There may be a day in Key’s tenure when achieving a sixth win won’t be cause for such celebration, but there never will be another first bowl-clinching win.
Soak it in, Tech fans. After four bowl-less seasons and a number of bottom-scraping and spirit-draining moments, the Jackets are returning to the postseason, an outcome guaranteed by their 31-22 win over Syracuse on Saturday night.
“It feels damn good,” Key said. “It’s awesome.”
For many of the ACC teams that the Jackets compete against, six wins is practically a given. And, again, perhaps it one day will be again for Tech. Key said as much in postgame comments with greater conviction about the Jackets’ future. But this is a big step, one that stamps progress and the early success of Key’s tenure.
Linebacker Paul Moala, a star of the night with eight tackles and two forced fumbles, prefaced a comment about the meaning of the game by acknowledging that the job isn’t finished. Tech will play No. 1 Georgia on Saturday at Bobby Dodd Stadium.
“But just to make it to a bowl game and kind of create a little bit of history here at Georgia Tech, especially for me it’s kind of nice just because it’s my last year here,” he said. “To contribute to the team with that win, it kind of meant a lot to me.”
The stakes on the table arguably were as high for Tech as in any game played at Bobby Dodd Stadium since coach Paul Johnson’s retirement after the 2018 season. Win, and gain admission to the first bowl game since the Jackets graced the Quick Lane Bowl in Detroit in Johnson’s send-off game. Lose, and try for bowl eligibility against the two-time defending national champions, which really was not much of an option.
Additionally, losing against Syracuse and then the hated Bulldogs would kick the Jackets into the offseason on a three-game losing streak knowing that they had squandered chances for an additional win multiple times.
For some, that the Jackets were even in this position was an accomplishment. Tech was picked to finish 12th in the ACC before the season. Bookmakers set its over/under win total at 4.5.
But the Jackets put themselves on the precipice of win No. 6 with a series of upset wins that redeemed the missed opportunities. Former Tech coach George O’Leary, speaking with The Atlanta Journal-Constitution earlier this week, said that making a bowl was vital to rally the fan base, to gain extra practice time in bowl prep and to have progress to sell to recruits.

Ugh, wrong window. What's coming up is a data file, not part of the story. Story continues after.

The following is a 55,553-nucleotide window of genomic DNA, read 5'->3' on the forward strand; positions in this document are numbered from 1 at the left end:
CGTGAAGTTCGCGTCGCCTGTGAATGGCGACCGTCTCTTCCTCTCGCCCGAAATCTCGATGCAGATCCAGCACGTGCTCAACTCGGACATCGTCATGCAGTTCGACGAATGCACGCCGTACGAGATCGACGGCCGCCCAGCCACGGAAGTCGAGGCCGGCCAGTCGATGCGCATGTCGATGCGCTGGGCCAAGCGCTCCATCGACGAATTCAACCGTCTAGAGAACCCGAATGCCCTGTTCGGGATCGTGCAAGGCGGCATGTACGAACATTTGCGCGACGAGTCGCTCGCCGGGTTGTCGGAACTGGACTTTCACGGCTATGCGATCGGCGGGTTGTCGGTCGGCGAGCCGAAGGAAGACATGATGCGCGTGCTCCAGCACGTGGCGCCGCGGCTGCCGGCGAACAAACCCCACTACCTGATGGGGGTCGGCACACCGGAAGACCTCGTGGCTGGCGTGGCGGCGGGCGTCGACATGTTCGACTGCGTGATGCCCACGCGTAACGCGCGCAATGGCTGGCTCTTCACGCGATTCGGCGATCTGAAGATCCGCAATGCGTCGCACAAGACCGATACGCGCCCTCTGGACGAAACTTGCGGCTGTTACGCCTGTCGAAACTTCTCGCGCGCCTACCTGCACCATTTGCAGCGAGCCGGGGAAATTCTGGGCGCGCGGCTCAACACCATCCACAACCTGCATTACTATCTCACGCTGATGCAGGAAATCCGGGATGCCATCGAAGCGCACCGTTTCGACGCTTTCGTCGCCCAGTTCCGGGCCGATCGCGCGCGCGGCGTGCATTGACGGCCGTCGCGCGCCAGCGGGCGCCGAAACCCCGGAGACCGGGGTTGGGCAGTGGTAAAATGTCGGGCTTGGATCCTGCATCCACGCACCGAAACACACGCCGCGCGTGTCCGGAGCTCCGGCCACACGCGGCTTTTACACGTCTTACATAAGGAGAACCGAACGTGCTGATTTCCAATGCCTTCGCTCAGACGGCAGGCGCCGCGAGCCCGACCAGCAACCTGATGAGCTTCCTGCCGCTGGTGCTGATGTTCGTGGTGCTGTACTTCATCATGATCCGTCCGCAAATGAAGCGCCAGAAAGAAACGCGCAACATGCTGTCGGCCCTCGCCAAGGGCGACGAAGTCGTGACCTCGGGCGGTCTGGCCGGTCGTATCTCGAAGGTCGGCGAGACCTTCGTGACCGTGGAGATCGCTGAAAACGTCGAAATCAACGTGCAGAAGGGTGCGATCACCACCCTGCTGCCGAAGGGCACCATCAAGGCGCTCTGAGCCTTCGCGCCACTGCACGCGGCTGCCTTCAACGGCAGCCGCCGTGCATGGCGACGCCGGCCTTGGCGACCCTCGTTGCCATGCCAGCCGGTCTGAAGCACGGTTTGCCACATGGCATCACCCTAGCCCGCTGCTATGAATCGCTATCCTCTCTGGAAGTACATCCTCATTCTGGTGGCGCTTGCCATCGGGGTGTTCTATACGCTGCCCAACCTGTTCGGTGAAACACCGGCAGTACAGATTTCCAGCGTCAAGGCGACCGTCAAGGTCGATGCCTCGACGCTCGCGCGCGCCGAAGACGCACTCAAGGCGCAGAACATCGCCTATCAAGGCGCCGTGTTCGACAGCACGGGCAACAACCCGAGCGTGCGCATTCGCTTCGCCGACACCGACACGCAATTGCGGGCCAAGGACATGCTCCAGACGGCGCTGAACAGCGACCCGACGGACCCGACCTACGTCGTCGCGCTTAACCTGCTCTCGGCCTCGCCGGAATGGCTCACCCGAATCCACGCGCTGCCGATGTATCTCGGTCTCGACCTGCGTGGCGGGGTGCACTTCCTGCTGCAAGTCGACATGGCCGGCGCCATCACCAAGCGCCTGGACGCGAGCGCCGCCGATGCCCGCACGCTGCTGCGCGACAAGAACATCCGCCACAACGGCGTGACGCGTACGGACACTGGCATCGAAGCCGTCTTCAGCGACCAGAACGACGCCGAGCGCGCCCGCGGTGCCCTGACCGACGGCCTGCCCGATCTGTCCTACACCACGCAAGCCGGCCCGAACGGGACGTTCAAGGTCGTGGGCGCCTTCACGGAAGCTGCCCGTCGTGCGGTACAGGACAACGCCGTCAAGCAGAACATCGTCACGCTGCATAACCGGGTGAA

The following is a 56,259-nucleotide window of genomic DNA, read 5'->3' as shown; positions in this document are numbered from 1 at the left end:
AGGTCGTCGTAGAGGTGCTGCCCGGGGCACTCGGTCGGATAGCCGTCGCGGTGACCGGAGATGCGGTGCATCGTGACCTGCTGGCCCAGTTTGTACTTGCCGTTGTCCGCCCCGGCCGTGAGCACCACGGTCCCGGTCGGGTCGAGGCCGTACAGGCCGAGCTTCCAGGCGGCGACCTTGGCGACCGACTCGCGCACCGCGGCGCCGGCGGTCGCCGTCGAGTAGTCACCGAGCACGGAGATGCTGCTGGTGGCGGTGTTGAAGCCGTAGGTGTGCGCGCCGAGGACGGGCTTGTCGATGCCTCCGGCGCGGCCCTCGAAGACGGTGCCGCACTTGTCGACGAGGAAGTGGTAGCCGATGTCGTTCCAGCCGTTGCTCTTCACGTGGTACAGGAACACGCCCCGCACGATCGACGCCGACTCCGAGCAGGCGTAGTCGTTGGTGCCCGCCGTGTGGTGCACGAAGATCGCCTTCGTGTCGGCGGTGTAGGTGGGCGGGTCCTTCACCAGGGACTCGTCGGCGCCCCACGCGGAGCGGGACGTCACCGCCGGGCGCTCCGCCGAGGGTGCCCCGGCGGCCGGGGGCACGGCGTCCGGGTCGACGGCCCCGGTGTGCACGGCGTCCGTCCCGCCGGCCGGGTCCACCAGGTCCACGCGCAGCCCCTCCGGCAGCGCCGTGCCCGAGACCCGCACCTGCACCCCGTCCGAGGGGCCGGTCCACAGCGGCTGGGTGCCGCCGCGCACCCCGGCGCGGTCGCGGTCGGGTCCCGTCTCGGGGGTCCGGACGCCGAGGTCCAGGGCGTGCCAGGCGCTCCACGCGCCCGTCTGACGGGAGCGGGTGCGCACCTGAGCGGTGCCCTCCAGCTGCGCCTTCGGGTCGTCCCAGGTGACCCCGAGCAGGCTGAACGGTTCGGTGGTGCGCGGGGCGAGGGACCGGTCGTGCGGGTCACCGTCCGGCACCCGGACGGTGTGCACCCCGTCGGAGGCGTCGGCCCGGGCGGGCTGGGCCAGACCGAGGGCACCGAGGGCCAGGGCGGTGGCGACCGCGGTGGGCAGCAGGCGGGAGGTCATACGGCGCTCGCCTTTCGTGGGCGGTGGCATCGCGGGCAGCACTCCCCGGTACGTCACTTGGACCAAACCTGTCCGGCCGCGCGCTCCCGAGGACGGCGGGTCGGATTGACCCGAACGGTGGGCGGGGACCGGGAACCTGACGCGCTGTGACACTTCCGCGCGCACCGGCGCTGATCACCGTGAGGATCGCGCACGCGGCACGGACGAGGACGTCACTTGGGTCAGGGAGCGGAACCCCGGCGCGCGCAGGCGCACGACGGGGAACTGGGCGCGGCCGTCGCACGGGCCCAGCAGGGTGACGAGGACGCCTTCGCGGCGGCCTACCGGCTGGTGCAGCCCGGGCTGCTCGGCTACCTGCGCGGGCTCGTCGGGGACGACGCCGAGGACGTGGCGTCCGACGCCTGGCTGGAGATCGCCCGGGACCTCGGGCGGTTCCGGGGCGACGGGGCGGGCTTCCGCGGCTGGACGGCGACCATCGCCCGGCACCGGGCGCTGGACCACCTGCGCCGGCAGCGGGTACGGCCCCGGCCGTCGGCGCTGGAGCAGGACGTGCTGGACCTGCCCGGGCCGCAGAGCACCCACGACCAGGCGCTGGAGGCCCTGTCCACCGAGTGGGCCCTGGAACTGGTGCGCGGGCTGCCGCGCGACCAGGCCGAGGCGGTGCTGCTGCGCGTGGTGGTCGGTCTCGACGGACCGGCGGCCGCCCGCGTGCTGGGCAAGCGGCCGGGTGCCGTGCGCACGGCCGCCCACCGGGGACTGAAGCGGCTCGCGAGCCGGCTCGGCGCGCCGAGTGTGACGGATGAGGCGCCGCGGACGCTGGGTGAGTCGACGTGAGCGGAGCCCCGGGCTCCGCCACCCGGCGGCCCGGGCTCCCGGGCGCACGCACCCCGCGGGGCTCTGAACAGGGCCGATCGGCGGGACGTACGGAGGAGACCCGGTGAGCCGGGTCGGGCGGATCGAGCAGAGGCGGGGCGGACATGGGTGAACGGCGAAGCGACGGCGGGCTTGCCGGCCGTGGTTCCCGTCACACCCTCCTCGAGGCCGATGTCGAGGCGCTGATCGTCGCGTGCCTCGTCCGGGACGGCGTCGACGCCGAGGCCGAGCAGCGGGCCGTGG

“I think you need to have something to brag about: ‘We got to a bowl game the second year,’” O’Leary said, referring to Key’s second season as coach, counting his interim season. “And Brent, I think, understands all that.”
A clear November night and the Midtown skyline provided an ideal backdrop for this proving ground for the Jackets. On the east sideline, Syracuse players, their bodies apparently not acclimated to temperatures plunging into the high 50′s, warded off the chill with electric heaters that glowed orange.
Tech started the game looking as if it could win going away, taking a 17-3 lead at halftime. As injuries compelled them a week ago, the Orange relied on a running back and a tight end to take the majority of their snaps. Where Syracuse caught Pitt off-guard and battered the Panthers for 392 rushing yards a week ago, Tech was braced for the onslaught. Stacking defenders close to the line of scrimmage, the Jackets limited Syracuse to 94 yards in the first half, 63 on the ground.
And when running back Jamal Haynes bolted through a running lane for a 30-yard touchdown after Moala had forced a turnover on the opening kickoff of the second half, the score was 24-3, and it seemed the rout was on.
How could a team playing without a quarterback come back from a 21-point third-quarter deficit?
At the time, it might have seemed a rhetorical question. But this season has proved that virtually nothing is beyond the Jackets’ reach, whether it’s losing at home by double digits to a mediocre MAC team (Bowling Green) or stunning a Top 25 team on the road that should have been taking a knee to run out the clock (Miami).
The defense finally gave way, giving up a 71-yard touchdown drive to close the gap to 24-10, and then Haynes fumbled on Tech’s next possession in Jackets territory. The Tech defense answered by stopping the Orange on downs, but the offense continued to sputter, going three-and-out, six-and-out and three-and-out. A punt was returned 53 yards.
The Syracuse run game began to find its footing. The Orange closed to 24-22 with 7:41 to play. Tech owed its small lead to Syracuse’s botched extra-point try and failed two-point conversion. Another Tech punt, and the Jackets would be staring an unthinkable come-from-way-ahead loss in the face. A defeat would have tied the school record for largest lead surrendered in a loss.
And, finally, the Jackets responded. Behind the offensive line, Tech ground out a nine-play, 75-yard touchdown drive, all runs to squeeze out most of the clock and lift the Jackets into their final 31-22 lead.
History attended the night. O’Leary was on hand along with his 1998 ACC co-champions team, as was Tech great Calvin Johnson. When quarterback Haynes King crossed the goal line with the game-clinching 19-yard touchdown, the scoreboard clock displayed a set of numbers most meaningful to Tech.
“It was wonderful how that all plays out right there and just how this team grinds and keeps working,” said King, referring to the game-clinching touchdown drive, not the numerical coincidence with Tech’s historic 222-0 win over Cumberland in 1916. “When you go through adversity, how do you respond?”
On Saturday night, Tech provided an answer for all to see. Those responsible for it, as well as those who urged it on, won’t soon forget it.